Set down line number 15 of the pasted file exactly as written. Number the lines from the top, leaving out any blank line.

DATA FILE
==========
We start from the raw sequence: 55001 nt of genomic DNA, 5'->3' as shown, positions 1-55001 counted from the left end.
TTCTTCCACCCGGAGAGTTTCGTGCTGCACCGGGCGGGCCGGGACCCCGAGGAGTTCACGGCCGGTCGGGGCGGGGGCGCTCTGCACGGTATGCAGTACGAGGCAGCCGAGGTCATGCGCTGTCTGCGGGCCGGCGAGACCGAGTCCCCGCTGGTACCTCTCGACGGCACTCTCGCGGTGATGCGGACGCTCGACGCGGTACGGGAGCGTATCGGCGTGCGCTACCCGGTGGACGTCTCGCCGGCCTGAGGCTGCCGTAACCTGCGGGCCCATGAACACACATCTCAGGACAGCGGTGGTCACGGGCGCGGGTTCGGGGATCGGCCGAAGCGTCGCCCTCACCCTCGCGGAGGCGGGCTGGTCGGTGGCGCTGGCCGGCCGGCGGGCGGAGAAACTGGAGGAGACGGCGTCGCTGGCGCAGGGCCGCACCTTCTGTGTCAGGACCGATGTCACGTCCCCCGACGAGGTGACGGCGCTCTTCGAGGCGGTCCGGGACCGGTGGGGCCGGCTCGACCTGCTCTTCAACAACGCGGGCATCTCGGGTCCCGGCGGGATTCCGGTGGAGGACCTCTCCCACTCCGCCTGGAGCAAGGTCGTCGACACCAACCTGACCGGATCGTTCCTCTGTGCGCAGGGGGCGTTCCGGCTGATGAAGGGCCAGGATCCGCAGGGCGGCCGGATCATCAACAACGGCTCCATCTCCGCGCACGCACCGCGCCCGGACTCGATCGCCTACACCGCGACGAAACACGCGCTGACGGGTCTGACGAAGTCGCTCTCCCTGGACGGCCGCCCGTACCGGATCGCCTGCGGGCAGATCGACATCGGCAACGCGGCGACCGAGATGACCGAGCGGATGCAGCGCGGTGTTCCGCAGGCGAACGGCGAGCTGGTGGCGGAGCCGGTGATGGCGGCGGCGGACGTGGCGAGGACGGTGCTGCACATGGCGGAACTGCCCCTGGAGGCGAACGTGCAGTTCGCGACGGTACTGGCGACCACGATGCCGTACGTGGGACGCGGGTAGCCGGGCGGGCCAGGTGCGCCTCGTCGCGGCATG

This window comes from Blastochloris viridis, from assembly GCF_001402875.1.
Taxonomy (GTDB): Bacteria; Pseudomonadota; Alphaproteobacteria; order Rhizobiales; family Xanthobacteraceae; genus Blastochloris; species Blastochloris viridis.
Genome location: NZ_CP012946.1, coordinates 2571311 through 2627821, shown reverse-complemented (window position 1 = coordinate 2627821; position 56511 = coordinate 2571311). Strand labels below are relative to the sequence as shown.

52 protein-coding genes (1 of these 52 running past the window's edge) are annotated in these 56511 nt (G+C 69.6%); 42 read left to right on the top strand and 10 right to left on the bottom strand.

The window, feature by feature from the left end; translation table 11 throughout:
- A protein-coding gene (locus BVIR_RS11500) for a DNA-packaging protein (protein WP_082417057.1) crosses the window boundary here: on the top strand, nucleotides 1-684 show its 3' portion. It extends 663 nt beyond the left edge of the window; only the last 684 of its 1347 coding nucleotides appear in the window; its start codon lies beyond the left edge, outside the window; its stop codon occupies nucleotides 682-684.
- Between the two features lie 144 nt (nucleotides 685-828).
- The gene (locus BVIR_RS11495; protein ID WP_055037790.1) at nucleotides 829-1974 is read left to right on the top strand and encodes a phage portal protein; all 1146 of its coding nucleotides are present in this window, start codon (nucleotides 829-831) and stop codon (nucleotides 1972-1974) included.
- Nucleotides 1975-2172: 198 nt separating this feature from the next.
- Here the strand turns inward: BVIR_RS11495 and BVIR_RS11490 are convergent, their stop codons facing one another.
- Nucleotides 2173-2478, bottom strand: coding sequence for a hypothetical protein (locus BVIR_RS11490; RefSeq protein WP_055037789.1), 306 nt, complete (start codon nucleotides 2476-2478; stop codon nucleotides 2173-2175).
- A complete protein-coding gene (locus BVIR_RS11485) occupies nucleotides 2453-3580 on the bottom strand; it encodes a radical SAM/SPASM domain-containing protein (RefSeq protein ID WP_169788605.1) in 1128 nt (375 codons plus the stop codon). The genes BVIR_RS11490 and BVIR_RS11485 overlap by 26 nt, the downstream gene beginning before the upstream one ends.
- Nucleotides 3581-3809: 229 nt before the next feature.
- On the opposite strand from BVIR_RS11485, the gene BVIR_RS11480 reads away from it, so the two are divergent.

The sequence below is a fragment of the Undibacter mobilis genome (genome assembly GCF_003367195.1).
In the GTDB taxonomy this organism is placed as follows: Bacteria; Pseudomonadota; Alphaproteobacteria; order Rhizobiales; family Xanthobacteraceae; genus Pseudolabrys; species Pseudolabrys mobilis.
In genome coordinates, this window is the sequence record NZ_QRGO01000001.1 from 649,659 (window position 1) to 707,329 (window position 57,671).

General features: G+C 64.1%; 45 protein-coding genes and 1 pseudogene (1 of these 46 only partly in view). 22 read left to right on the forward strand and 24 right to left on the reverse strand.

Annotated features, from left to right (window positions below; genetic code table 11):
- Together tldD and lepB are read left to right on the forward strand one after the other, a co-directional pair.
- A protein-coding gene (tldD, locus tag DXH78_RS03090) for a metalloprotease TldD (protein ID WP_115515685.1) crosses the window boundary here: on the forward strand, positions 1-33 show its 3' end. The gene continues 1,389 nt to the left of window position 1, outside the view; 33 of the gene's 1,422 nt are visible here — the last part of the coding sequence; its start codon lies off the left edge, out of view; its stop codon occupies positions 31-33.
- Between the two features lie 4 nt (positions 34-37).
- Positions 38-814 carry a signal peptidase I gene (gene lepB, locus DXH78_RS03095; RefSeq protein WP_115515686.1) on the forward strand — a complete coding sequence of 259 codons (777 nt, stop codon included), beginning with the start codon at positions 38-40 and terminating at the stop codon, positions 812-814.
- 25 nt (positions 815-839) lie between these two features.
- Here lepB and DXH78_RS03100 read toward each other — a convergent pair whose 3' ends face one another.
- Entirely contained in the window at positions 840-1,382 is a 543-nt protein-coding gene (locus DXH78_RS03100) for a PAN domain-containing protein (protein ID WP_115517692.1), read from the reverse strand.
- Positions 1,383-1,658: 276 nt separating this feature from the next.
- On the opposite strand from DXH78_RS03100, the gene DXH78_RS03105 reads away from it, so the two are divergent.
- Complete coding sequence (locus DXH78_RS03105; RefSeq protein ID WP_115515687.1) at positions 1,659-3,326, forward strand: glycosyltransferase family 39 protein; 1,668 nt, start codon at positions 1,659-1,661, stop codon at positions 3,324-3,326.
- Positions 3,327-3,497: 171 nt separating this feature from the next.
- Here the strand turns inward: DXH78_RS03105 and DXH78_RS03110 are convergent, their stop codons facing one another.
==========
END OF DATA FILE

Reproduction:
- Nucleotides 3581-3809: 229 nt before the next feature.